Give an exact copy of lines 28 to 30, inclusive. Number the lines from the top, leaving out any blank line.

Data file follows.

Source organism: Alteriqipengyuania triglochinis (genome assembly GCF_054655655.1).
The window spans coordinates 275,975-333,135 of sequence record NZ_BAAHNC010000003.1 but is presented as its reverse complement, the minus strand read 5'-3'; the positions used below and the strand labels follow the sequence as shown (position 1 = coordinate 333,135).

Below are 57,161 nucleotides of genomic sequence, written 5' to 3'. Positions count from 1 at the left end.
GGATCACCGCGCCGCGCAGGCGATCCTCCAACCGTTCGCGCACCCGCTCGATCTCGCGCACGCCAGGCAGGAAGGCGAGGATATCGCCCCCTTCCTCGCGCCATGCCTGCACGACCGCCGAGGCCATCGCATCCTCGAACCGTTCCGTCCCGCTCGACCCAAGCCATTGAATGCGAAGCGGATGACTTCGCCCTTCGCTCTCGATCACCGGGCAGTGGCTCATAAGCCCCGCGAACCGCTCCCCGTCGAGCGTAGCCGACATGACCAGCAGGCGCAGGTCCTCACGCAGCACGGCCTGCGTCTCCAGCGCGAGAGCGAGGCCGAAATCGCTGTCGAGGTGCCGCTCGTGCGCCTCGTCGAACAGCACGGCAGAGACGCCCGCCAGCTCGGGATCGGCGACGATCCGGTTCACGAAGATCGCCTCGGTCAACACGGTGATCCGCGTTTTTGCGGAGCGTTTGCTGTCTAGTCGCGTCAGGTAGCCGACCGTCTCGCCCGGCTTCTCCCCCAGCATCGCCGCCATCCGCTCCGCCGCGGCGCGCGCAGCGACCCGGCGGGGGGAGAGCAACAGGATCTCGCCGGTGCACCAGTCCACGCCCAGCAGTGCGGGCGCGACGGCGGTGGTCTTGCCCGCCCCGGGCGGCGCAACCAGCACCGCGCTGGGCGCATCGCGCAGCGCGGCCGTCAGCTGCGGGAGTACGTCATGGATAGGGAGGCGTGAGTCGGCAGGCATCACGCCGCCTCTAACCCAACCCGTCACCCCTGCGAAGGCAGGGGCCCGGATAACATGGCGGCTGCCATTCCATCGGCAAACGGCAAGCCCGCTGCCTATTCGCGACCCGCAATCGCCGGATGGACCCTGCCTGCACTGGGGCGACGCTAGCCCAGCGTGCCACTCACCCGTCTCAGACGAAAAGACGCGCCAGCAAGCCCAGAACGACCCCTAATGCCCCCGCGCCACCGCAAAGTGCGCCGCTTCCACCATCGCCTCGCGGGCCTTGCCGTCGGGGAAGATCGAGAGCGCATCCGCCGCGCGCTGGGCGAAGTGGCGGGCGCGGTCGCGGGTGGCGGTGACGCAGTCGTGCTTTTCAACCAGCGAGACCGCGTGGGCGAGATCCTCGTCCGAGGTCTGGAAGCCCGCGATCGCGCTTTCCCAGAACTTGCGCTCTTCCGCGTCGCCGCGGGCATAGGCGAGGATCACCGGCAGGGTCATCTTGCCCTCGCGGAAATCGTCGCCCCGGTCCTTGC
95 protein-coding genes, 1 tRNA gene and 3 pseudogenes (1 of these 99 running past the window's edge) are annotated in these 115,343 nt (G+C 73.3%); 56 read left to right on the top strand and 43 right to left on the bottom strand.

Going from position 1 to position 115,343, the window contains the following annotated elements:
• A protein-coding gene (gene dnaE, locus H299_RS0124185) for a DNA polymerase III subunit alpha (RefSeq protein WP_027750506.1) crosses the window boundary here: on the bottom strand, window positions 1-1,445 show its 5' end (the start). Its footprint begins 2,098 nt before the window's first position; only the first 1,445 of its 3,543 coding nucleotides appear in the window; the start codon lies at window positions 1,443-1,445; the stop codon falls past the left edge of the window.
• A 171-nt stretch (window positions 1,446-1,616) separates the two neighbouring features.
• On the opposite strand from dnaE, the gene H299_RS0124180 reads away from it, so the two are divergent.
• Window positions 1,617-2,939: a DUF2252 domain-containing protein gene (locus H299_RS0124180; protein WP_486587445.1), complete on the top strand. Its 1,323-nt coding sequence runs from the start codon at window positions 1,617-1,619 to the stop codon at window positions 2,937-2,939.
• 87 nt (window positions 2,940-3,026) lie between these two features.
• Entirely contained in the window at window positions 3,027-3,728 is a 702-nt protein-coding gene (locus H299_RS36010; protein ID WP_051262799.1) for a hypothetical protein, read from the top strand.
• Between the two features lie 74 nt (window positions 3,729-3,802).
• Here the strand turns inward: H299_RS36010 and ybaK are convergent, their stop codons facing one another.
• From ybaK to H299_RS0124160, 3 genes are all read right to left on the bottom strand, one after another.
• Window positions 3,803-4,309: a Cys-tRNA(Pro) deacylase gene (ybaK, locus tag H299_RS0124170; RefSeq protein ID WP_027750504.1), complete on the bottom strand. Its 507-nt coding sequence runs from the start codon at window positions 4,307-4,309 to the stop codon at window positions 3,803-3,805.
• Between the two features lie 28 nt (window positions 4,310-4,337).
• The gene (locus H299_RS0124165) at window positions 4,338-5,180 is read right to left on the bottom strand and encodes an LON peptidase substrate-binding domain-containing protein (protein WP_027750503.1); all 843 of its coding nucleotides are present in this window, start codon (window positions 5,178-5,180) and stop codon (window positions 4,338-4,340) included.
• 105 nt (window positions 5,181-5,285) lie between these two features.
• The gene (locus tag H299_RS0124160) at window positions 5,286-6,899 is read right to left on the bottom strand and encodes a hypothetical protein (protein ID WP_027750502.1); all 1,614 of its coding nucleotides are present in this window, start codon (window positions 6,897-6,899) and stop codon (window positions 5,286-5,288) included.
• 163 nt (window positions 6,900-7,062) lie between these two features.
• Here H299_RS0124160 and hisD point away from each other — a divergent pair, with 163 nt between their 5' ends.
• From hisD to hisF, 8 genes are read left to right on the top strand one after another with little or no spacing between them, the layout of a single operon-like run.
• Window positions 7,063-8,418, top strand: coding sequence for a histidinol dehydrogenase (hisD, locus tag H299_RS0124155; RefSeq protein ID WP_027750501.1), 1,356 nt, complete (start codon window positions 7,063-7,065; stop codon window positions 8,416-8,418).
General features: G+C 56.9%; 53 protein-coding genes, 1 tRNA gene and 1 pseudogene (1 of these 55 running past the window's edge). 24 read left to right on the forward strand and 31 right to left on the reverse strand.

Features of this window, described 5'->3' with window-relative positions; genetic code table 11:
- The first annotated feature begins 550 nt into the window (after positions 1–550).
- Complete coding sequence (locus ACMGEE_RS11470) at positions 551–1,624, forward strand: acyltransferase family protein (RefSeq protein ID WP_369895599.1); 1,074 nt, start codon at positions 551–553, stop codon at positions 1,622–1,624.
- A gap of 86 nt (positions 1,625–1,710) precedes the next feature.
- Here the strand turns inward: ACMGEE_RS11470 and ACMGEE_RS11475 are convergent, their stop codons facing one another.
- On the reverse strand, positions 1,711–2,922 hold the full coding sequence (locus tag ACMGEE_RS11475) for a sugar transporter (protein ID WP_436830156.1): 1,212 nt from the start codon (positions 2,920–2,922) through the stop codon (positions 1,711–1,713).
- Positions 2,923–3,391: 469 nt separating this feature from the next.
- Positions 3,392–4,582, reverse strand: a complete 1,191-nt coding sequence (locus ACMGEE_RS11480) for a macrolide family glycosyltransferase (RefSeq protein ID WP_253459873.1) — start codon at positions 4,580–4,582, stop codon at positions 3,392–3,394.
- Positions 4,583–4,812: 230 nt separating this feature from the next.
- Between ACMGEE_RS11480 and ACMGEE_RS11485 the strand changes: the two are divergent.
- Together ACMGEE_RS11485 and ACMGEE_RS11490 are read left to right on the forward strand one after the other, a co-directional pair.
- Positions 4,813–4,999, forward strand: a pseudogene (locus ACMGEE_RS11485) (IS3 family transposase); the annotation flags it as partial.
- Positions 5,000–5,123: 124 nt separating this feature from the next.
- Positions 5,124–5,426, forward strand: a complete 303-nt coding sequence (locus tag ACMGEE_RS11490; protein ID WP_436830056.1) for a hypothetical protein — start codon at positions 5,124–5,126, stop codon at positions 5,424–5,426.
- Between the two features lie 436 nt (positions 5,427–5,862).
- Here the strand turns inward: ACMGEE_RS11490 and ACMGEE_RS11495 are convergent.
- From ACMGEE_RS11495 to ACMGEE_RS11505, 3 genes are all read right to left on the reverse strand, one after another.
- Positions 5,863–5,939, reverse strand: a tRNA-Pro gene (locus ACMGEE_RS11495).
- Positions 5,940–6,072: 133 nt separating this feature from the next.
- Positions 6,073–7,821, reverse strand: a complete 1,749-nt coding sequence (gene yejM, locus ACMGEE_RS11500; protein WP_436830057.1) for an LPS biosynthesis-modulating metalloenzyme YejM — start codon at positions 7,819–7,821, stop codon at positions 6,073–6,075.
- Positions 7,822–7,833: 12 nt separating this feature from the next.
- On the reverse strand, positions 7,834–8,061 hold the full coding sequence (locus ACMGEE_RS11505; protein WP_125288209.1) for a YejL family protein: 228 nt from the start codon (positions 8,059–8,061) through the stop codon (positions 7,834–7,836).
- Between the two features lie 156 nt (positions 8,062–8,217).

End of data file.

- Complete coding sequence (locus ACMGEE_RS11470) at positions 551–1,624, forward strand: acyltransferase family protein (RefSeq protein ID WP_369895599.1); 1,074 nt, start codon at positions 551–553, stop codon at positions 1,622–1,624.
- A gap of 86 nt (positions 1,625–1,710) precedes the next feature.
- Here the strand turns inward: ACMGEE_RS11470 and ACMGEE_RS11475 are convergent, their stop codons facing one another.